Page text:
Mortgage payments to surge by £3,000 a year, says Bank of England.

The Bank of England has warned that millions of Britons with fixed-rate mortgages will see an average payment increase of £3,000 per year.

The risk of Britons defaulting on a debt has increased, according to the Bank, and approximately four million mortgage borrowers can expect to see an increase in their monthly payments over the coming year.

People whose fixed-rate loans are set to mature by the end of 2023 will be forced to switch to higher interest rates, which will result in average repayment increases of about £250 per month.

This would mean that mortgage costs surge by £3,000 a year for many families who are already seeing their finances stretched to breaking point during the cost of living crisis.

The new estimate is based on market lenders’ interest rates at the end of November. The Bank’s base rate is currently set at 3 percent but is set to rise again on Thursday.

Falling real incomes, hiked mortgage costs and higher unemployment will all place “significant pressure on household finances” in 2023, the Bank said on Tuesday.

The latest report from the Bank’s Financial Policy Committee (FPC) also warned that “the risk that indebted households default on loans, or sharply reduce their spending, has increased”.

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But Bank of England governor Andrew Bailey said he believes there will be fewer home repossessions than seen in previous financial crises due to support from banks.

“I do hope and believe that more customers will be supported through this and we won’t get the level of repossessions … that went on this past.”

The Bank said average mortgage rate rises in 2023 would mean the typical household would see payments rising from £750 to £1,000 – equating to around 17 per cent of average pre-tax incomes. Over six million households will see mortgage payment hikes by the end of 2025.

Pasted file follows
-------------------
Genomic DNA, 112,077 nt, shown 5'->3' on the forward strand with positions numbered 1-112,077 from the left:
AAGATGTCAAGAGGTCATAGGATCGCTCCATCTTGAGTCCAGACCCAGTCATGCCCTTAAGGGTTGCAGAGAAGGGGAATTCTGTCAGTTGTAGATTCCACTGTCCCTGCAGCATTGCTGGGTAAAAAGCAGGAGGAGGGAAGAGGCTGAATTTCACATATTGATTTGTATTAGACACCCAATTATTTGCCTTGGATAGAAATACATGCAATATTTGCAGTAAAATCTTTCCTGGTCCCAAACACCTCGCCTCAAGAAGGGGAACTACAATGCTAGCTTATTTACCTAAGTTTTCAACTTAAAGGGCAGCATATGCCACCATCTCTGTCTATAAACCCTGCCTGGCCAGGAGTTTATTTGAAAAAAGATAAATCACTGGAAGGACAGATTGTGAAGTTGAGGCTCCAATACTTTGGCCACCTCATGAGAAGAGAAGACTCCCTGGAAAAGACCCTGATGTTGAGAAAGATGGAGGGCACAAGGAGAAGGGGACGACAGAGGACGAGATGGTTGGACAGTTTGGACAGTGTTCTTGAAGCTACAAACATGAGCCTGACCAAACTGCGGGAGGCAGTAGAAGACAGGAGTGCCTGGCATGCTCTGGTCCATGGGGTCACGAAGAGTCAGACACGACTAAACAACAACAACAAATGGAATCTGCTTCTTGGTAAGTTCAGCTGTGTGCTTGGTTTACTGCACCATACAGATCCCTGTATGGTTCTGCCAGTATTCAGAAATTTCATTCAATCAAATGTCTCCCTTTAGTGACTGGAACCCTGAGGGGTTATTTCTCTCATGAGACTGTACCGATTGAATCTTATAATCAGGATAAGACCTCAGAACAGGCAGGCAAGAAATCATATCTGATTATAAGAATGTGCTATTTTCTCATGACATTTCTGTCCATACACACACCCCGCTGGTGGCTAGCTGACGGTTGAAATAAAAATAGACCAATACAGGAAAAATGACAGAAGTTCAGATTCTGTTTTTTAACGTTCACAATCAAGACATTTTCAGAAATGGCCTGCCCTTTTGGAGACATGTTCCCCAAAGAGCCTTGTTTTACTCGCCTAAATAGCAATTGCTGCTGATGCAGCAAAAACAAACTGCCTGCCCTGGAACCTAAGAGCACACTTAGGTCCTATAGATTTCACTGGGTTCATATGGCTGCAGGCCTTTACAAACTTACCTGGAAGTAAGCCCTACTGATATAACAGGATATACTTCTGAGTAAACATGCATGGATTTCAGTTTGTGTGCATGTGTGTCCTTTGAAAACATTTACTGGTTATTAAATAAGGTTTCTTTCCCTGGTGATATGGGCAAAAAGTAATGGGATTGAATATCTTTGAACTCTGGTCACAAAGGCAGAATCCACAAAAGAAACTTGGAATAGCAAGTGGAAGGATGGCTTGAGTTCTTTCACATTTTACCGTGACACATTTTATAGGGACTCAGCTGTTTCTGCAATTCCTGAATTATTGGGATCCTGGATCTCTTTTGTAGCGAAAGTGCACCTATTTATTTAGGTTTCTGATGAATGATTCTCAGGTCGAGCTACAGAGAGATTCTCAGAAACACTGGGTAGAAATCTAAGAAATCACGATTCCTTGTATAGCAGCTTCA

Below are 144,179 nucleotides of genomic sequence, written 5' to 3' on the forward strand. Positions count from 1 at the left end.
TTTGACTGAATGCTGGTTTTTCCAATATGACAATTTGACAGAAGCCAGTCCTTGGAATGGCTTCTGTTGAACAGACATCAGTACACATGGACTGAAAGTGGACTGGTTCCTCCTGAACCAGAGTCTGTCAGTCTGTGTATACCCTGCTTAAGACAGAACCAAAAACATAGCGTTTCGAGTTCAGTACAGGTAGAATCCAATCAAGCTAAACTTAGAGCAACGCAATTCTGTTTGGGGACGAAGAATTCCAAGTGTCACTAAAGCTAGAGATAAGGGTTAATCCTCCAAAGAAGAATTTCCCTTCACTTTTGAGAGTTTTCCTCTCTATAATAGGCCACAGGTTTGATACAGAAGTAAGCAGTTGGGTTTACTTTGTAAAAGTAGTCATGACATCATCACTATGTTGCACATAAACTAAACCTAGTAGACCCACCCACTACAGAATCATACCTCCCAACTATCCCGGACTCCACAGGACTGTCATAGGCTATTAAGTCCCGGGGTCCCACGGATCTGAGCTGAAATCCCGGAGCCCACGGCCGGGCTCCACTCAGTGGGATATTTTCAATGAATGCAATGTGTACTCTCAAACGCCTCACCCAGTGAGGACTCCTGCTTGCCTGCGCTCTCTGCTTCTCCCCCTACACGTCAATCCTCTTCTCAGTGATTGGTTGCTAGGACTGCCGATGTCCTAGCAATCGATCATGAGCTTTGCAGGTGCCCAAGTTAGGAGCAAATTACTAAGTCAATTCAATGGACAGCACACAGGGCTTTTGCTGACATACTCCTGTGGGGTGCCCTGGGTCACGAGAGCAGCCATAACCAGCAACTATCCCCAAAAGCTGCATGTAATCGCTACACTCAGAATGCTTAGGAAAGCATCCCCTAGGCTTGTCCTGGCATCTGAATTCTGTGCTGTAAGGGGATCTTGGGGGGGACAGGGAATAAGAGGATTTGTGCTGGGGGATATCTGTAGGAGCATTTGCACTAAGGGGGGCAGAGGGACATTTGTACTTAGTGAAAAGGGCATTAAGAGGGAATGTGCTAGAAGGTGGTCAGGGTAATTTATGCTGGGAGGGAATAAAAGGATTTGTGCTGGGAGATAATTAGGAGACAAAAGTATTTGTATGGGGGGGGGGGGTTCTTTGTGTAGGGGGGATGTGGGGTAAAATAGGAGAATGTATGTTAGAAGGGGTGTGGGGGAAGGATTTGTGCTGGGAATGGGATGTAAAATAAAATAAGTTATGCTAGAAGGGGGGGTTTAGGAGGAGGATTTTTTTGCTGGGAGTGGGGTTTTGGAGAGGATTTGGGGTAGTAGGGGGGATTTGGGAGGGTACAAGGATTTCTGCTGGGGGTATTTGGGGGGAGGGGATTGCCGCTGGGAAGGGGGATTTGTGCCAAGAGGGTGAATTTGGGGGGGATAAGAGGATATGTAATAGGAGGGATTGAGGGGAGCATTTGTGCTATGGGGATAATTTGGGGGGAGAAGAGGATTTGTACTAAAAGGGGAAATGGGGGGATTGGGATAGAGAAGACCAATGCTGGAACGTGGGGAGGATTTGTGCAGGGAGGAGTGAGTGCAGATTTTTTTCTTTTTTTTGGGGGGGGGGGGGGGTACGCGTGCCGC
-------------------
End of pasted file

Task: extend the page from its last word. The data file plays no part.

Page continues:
“There is nothing easy about the situation we face at the moment,” said Mr Bailey. “Four million households in this country are exposed to rate rises over the next year, and that’s a very substantial number.”

Labour blamed the “self-inflicted” financial crisis sparked by Liz Truss’s disastrous mini-Budget for higher interest rates and mortgage payments.

Pat McFadden, shadow chief Treasury secretary, said it would “leave millions paying more on their mortgages next year … This is a Tory penalty caused by their mismanagement.”

The warnings come as the latest grim economic figures showed that Britain’s unemployment rate has risen again and wage growth has further slumped.

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The Office for National Statistics (ONS) said the rate of UK unemployment rose to 3.7 percent in the three months to October, up from 3.6 percent in the previous quarter.

Regular wages, excluding bonuses, rose by 6.1 percent in the three months to October. But real wage growth was 4.2 percent weaker when CPI inflation was included, the second biggest fall since records began in 2001.

The latest data also revealed a widening gap between the private sector and public sector pay – growing by 6.9 percent and 2.7 percent respectively – among the biggest differences seen on record.

The wave of strikes across the country will continue into 2023 unless the government changes its stance and commits to paying talks with unions, the TUC has warned.

Frances O’Grady, general secretary of the TUC, called for urgent action to help public sector workers – saying they were losing £76 a month on average from pay failing to keep pace with inflation.

The pay row comes as the latest figures show 417,000 working days were lost to strikes in October – the highest number since 2011. “That’s been largely driven by the rail and mail strikes,” said Sam Beckett, ONS’ head of economic statistics.

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Meanwhile, the Bank of England’s FPC also announced that it will launch the first-ever stress test on pension funds and others next year following the recent mini-Budget market turmoil that saw the near-collapse of some funds.

It said more work needs to be done to prevent non-banks from posing a risk to financial stability after gilt yields surged at historic rates in September in the wake of Ms. Truss and her chancellor Kwasi Kwarteng’s mini-Budget fiasco.

Mr Bailey also said he believes the UK banking sector still needs some post-financial crisis regulations after a raft of post-Brexit reforms were announced by chancellor Jeremy Hunt last week.

“It’s important to recognise that Brexit is an important moment in time, and it’s right that we review the regulation that we’ve inherited from the past,” the governor said.

But Mr Bailey added that “the notion that we’re past the financial crisis and we therefore don’t need the regulations that we had post the financial crisis – I would not go along with that view”.

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